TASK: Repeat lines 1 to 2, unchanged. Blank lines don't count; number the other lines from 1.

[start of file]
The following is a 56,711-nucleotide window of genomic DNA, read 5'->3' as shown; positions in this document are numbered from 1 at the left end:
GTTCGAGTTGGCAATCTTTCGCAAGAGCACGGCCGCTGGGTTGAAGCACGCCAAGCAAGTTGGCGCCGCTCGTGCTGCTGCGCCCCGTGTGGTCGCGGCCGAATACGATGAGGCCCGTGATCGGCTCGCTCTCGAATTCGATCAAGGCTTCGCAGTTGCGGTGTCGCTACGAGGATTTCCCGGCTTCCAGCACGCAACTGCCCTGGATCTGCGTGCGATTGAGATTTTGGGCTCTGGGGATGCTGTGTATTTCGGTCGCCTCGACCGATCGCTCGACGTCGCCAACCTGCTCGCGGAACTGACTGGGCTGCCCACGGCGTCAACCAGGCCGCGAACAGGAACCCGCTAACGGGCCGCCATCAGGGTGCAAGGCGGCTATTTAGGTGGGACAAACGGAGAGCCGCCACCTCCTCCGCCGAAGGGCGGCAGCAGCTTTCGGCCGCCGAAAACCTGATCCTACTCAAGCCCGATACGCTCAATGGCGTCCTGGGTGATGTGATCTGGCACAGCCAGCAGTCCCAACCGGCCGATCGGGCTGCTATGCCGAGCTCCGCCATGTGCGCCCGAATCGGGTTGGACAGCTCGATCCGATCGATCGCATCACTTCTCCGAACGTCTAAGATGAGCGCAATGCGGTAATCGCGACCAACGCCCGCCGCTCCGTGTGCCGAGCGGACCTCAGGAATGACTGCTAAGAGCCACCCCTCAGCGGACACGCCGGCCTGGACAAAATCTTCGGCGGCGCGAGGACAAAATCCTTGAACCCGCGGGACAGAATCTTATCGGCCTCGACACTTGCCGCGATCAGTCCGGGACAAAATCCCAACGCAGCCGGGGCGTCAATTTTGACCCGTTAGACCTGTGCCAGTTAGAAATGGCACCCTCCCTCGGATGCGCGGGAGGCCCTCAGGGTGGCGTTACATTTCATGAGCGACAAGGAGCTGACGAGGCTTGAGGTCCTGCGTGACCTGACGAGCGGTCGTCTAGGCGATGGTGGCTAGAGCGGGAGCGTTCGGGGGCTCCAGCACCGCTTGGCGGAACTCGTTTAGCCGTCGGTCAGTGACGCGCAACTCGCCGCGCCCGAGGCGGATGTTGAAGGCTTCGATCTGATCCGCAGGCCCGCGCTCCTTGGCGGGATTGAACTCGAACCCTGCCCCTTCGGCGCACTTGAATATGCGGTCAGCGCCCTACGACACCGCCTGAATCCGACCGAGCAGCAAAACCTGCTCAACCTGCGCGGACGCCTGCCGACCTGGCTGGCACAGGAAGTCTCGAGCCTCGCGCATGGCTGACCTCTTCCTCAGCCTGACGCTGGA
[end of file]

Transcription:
The following is a 56,711-nucleotide window of genomic DNA, read 5'->3' as shown; positions in this document are numbered from 1 at the left end:
GTTCGAGTTGGCAATCTTTCGCAAGAGCACGGCCGCTGGGTTGAAGCACGCCAAGCAAGTTGGCGCCGCTCGTGCTGCTGCGCCCCGTGTGGTCGCGGCCGAATACGATGAGGCCCGTGATCGGCTCGCTCTCGAATTCGATCAAGGCTTCGCAGTTGCGGTGTCGCTACGAGGATTTCCCGGCTTCCAGCACGCAACTGCCCTGGATCTGCGTGCGATTGAGATTTTGGGCTCTGGGGATGCTGTGTATTTCGGTCGCCTCGACCGATCGCTCGACGTCGCCAACCTGCTCGCGGAACTGACTGGGCTGCCCACGGCGTCAACCAGGCCGCGAACAGGAACCCGCTAACGGGCCGCCATCAGGGTGCAAGGCGGCTATTTAGGTGGGACAAACGGAGAGCCGCCACCTCCTCCGCCGAAGGGCGGCAGCAGCTTTCGGCCGCCGAAAACCTGATCCTACTCAAGCCCGATACGCTCAATGGCGTCCTGGGTGATGTGATCTGGCACAGCCAGCAGTCCCAACCGGCCGATCGGGCTGCTATGCCGAGCTCCGCCATGTGCGCCCGAATCGGGTTGGACAGCTCGATCCGATCGATCGCATCACTTCTCCGAACGTCTAAGATGAGCGCAATGCGGTAATCGCGACCAACGCCCGCCGCTCCGTGTGCCGAGCGGACCTCAGGAATGACTGCTAAGAGCCACCCCTCAGCGGACACGCCGGCCTGGACAAAATCTTCGGCGGCGCGAGGACAAAATCCTTGAACCCGCGGGACAGAATCTTATCGGCCTCGACACTTGCCGCGATCAGTCCGGGACAAAATCCCAACGCAGCCGGGGCGTCAATTTTGACCCGTTAGACCTGTGCCAGTTAGAAATGGCACCCTCCCTCGGATGCGCGGGAGGCCCTCAGGGTGGCGTTACATTTCATGAGCGACAAGGAGCTGACGAGGCTTGAGGTCCTGCGTGACCTGACGAGCGGTCGTCTAGGCGATGGTGGCTAGAGCGGGAGCGTTCGGGGGCTCCAGCACCGCTTGGCGGAACTCGTTTAGCCGTCGGTCAGTGACGCGCAACTCGCCGCGCCCGAGGCGGATGTTGAAGGCTTCGATCTGATCCGCAGGCCCGCGCTCCTTGGCGGGATTGAACTCGAACCCTGCCCCTTCGGCGCACTTGAATATGCGGTCAGCGCCCTACGACACCGCCTGAATCCGACCGAGCAGCAAAACCTGCTCAACCTGCGCGGACGCCTGCCGACCTGGCTGGCACAGGAAGTCTCGAGCCTCGCGCATGGCTGACCTCTTCCTCAGCCTGACGCTGGA